Nothing can beat the thrill of embarking on a journey to a new country, and Turkey in particular promises a wild variety of stunning landscapes, history and diverse cultures. Before taking a journey through this captivating country that bridges two continents, it’s important to be aware of the norms, traditions and cultural sensitivities to ensure a positive and enriching experience for you and for the local community. In this article, I delve into the vital role of understanding cultural sensitivities when traveling inside Turkey and provide insights to help you navigate it with grace and respect.
With its unique blend of Eastern and Western influences, Turkey is a place where traditions, customs, and social norms are deeply rooted. Whether you’re taking a journey into the glorious past of Istanbul, wandering through the ancient rocks of Cappadocia, or lounging on the pristine beaches of the Mediterranean coasts, understanding Turkey’s cultural nuances is your passport to forging genuine connections and ensuring an unforgettable and enlightening experience.
Here are seven key cultural sensitivities to consider when visiting Turkey:
While Turkey is a diverse and relatively liberal country, it’s respectful to dress modestly when visiting mosques, conservative and rural areas. Women must cover their heads and shoulders and wear long skirts or trousers when visiting religious sites. You will often find someone handing over scarves outside mosques for visitors to borrow but I personally prefer to carry one in my bag.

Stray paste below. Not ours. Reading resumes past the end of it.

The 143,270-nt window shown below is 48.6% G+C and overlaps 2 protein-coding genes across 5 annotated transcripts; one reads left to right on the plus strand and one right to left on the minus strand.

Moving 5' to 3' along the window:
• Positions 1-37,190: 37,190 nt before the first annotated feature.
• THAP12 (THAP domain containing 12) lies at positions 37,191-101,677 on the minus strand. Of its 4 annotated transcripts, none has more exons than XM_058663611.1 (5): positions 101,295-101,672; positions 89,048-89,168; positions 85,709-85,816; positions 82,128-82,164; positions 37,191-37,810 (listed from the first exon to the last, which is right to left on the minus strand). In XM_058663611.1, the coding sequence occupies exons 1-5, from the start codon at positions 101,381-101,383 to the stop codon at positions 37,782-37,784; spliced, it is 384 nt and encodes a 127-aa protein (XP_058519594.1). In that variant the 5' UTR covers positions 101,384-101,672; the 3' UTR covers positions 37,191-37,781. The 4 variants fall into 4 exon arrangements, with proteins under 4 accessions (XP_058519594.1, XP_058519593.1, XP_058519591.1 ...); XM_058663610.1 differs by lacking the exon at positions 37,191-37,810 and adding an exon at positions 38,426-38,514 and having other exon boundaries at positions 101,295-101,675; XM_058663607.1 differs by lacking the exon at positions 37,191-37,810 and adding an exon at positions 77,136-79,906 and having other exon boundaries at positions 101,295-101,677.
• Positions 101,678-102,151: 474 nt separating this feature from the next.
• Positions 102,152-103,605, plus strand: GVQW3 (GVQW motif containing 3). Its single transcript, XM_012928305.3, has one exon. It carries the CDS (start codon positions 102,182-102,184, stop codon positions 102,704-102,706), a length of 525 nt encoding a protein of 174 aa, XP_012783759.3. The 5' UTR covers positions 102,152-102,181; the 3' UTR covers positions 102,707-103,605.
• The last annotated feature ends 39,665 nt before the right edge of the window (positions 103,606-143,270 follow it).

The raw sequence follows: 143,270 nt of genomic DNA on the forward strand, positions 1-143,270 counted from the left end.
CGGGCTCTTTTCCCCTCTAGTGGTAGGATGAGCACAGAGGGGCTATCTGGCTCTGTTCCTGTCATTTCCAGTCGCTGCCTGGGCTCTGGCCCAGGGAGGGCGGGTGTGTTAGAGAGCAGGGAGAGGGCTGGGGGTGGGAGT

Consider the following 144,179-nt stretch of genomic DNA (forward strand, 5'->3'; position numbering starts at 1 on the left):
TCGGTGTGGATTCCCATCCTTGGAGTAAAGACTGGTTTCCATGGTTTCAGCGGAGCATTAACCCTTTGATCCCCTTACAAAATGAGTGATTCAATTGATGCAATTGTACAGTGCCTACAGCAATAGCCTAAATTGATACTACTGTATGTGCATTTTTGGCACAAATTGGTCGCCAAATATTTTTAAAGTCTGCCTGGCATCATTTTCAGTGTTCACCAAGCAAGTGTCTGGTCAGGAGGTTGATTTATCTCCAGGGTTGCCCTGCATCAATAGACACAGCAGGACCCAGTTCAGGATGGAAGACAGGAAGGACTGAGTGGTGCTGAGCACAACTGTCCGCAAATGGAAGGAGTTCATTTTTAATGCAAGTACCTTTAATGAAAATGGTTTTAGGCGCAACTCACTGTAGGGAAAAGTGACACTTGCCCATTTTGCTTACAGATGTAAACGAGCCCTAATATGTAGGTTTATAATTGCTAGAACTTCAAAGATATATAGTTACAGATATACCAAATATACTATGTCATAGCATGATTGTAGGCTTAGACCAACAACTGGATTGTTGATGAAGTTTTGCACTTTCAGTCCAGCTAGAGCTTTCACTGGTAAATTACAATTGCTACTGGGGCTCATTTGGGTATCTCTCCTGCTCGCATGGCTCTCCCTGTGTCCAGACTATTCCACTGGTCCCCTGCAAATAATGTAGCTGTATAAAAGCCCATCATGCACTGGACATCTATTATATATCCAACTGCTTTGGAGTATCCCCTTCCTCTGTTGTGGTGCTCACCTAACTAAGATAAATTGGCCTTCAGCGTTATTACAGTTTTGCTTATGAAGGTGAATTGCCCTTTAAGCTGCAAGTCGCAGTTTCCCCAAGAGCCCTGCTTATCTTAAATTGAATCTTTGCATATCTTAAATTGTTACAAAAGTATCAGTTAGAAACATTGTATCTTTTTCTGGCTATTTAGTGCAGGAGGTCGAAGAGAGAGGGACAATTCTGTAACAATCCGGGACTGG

Greet with Courtesy
Turkish people are known for their hospitality, and polite greetings are essential. When entering a shop or someone’s home, always greet with “Merhaba” (Hello) and be prepared for some small talk before discussing your reason for being there.
Be an examplary guest
Hospitality is an integral part of rural Turkish culture. If you make acquaintances, especially when traveling solo, it’s highly likely that you receive at least one invitation to share a cup of tea, either at a local teahouse or in someone’s home. Unless you are really pressed for time, not obliging may be considered rude so try to accommodate your host if possible. Turkish people drink litres of tea and will keep refilling your cup until your bladder is about to burst. Putting a spoon across the cup is one polite way of letting them know you don’t want more.
If on the other hand you are invited for a meal, it is considered polite to decline graciously the first offer. A genuine invitation will be extended at least two more times in which case you should accept. Being invited into a Turkish home for a meal is a huge deal and a sign of respect from your host. When visiting someone’s house, you should remove your shoes at the doorstep. In urban households, you can expect to be seated at a table with members of the family to share a meal. In rural homes, people typically sit on cushions on the floor and eat on a low table.
Putting your foot up while sitting or pointing the sole of your foot at your host is considered rude.